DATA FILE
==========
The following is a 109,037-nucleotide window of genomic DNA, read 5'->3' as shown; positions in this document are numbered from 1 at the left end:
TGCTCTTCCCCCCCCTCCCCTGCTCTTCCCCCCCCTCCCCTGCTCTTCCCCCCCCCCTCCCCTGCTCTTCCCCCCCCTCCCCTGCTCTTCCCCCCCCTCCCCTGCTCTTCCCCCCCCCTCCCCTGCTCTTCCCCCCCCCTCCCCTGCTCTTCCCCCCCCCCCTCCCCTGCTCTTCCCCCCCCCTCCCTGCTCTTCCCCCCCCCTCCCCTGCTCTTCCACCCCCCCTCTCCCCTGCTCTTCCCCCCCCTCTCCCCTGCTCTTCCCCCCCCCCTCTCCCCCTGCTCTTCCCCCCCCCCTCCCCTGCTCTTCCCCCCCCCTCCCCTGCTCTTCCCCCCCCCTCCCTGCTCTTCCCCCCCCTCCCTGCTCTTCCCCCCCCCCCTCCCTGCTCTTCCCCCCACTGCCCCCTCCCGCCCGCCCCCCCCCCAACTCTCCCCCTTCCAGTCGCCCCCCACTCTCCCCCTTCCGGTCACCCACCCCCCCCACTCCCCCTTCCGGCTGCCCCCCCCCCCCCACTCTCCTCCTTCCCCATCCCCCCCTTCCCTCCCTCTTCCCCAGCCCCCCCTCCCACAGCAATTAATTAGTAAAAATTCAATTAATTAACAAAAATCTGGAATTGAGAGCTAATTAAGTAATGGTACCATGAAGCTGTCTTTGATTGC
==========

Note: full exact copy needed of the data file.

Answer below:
The following is a 109,037-nucleotide window of genomic DNA, read 5'->3' as shown; positions in this document are numbered from 1 at the left end:
TGCTCTTCCCCCCCCTCCCCTGCTCTTCCCCCCCCTCCCCTGCTCTTCCCCCCCCCCTCCCCTGCTCTTCCCCCCCCTCCCCTGCTCTTCCCCCCCCTCCCCTGCTCTTCCCCCCCCCTCCCCTGCTCTTCCCCCCCCCTCCCCTGCTCTTCCCCCCCCCCCTCCCCTGCTCTTCCCCCCCCCTCCCTGCTCTTCCCCCCCCCTCCCCTGCTCTTCCACCCCCCCTCTCCCCTGCTCTTCCCCCCCCTCTCCCCTGCTCTTCCCCCCCCCCTCTCCCCCTGCTCTTCCCCCCCCCCTCCCCTGCTCTTCCCCCCCCCTCCCCTGCTCTTCCCCCCCCCTCCCTGCTCTTCCCCCCCCTCCCTGCTCTTCCCCCCCCCCCTCCCTGCTCTTCCCCCCACTGCCCCCTCCCGCCCGCCCCCCCCCCAACTCTCCCCCTTCCAGTCGCCCCCCACTCTCCCCCTTCCGGTCACCCACCCCCCCCACTCCCCCTTCCGGCTGCCCCCCCCCCCCCACTCTCCTCCTTCCCCATCCCCCCCTTCCCTCCCTCTTCCCCAGCCCCCCCTCCCACAGCAATTAATTAGTAAAAATTCAATTAATTAACAAAAATCTGGAATTGAGAGCTAATTAAGTAATGGTACCATGAAGCTGTCTTTGATTGC